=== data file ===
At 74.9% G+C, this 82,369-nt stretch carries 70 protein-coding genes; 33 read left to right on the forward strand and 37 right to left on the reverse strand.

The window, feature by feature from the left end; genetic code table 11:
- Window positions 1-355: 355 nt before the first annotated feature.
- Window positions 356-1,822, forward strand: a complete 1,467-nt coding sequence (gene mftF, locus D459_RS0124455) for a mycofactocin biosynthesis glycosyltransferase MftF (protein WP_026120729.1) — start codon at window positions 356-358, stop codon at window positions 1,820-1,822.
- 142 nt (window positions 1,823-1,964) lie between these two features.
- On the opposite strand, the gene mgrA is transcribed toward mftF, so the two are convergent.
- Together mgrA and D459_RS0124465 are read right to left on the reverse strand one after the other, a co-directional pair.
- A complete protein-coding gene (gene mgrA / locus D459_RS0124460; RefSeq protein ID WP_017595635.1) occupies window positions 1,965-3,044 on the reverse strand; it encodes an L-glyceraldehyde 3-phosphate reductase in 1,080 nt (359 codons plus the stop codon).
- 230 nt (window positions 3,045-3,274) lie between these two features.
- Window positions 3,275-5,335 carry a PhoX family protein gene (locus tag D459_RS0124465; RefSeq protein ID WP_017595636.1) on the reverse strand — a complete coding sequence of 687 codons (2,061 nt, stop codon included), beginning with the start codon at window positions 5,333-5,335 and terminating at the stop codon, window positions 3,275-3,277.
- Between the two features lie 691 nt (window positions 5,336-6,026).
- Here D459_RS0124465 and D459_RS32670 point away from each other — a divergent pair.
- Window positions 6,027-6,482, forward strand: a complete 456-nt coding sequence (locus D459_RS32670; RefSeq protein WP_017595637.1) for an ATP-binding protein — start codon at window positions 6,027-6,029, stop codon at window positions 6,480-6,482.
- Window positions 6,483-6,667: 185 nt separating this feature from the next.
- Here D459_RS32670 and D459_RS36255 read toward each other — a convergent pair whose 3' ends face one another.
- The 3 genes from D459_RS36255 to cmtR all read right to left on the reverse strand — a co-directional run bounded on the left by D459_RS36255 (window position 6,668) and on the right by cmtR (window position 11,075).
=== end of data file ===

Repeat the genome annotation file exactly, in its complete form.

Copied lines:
At 74.9% G+C, this 82,369-nt stretch carries 70 protein-coding genes; 33 read left to right on the forward strand and 37 right to left on the reverse strand.

The window, feature by feature from the left end; genetic code table 11:
- Window positions 1-355: 355 nt before the first annotated feature.
- Window positions 356-1,822, forward strand: a complete 1,467-nt coding sequence (gene mftF, locus D459_RS0124455) for a mycofactocin biosynthesis glycosyltransferase MftF (protein WP_026120729.1) — start codon at window positions 356-358, stop codon at window positions 1,820-1,822.
- 142 nt (window positions 1,823-1,964) lie between these two features.
- On the opposite strand, the gene mgrA is transcribed toward mftF, so the two are convergent.
- Together mgrA and D459_RS0124465 are read right to left on the reverse strand one after the other, a co-directional pair.
- A complete protein-coding gene (gene mgrA / locus D459_RS0124460; RefSeq protein ID WP_017595635.1) occupies window positions 1,965-3,044 on the reverse strand; it encodes an L-glyceraldehyde 3-phosphate reductase in 1,080 nt (359 codons plus the stop codon).
- 230 nt (window positions 3,045-3,274) lie between these two features.
- Window positions 3,275-5,335 carry a PhoX family protein gene (locus tag D459_RS0124465; RefSeq protein ID WP_017595636.1) on the reverse strand — a complete coding sequence of 687 codons (2,061 nt, stop codon included), beginning with the start codon at window positions 5,333-5,335 and terminating at the stop codon, window positions 3,275-3,277.
- Between the two features lie 691 nt (window positions 5,336-6,026).
- Here D459_RS0124465 and D459_RS32670 point away from each other — a divergent pair.
- Window positions 6,027-6,482, forward strand: a complete 456-nt coding sequence (locus D459_RS32670; RefSeq protein WP_017595637.1) for an ATP-binding protein — start codon at window positions 6,027-6,029, stop codon at window positions 6,480-6,482.
- Window positions 6,483-6,667: 185 nt separating this feature from the next.
- Here D459_RS32670 and D459_RS36255 read toward each other — a convergent pair whose 3' ends face one another.
- The 3 genes from D459_RS36255 to cmtR all read right to left on the reverse strand — a co-directional run bounded on the left by D459_RS36255 (window position 6,668) and on the right by cmtR (window position 11,075).